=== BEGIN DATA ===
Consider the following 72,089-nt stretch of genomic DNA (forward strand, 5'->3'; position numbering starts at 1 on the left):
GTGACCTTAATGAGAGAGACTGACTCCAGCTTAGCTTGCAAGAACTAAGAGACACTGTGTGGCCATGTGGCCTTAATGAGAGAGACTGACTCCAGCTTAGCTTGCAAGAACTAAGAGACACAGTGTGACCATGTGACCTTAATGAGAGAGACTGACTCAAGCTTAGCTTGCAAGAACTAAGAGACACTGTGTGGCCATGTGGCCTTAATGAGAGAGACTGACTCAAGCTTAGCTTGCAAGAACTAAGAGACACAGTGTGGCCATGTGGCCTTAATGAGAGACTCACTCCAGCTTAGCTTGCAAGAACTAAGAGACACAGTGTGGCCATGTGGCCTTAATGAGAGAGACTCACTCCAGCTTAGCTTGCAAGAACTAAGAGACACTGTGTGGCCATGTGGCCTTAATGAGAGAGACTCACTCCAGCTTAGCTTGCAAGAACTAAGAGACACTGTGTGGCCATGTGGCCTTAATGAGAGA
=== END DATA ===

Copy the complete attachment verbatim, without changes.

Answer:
Consider the following 72,089-nt stretch of genomic DNA (forward strand, 5'->3'; position numbering starts at 1 on the left):
GTGACCTTAATGAGAGAGACTGACTCCAGCTTAGCTTGCAAGAACTAAGAGACACTGTGTGGCCATGTGGCCTTAATGAGAGAGACTGACTCCAGCTTAGCTTGCAAGAACTAAGAGACACAGTGTGACCATGTGACCTTAATGAGAGAGACTGACTCAAGCTTAGCTTGCAAGAACTAAGAGACACTGTGTGGCCATGTGGCCTTAATGAGAGAGACTGACTCAAGCTTAGCTTGCAAGAACTAAGAGACACAGTGTGGCCATGTGGCCTTAATGAGAGACTCACTCCAGCTTAGCTTGCAAGAACTAAGAGACACAGTGTGGCCATGTGGCCTTAATGAGAGAGACTCACTCCAGCTTAGCTTGCAAGAACTAAGAGACACTGTGTGGCCATGTGGCCTTAATGAGAGAGACTCACTCCAGCTTAGCTTGCAAGAACTAAGAGACACTGTGTGGCCATGTGGCCTTAATGAGAGA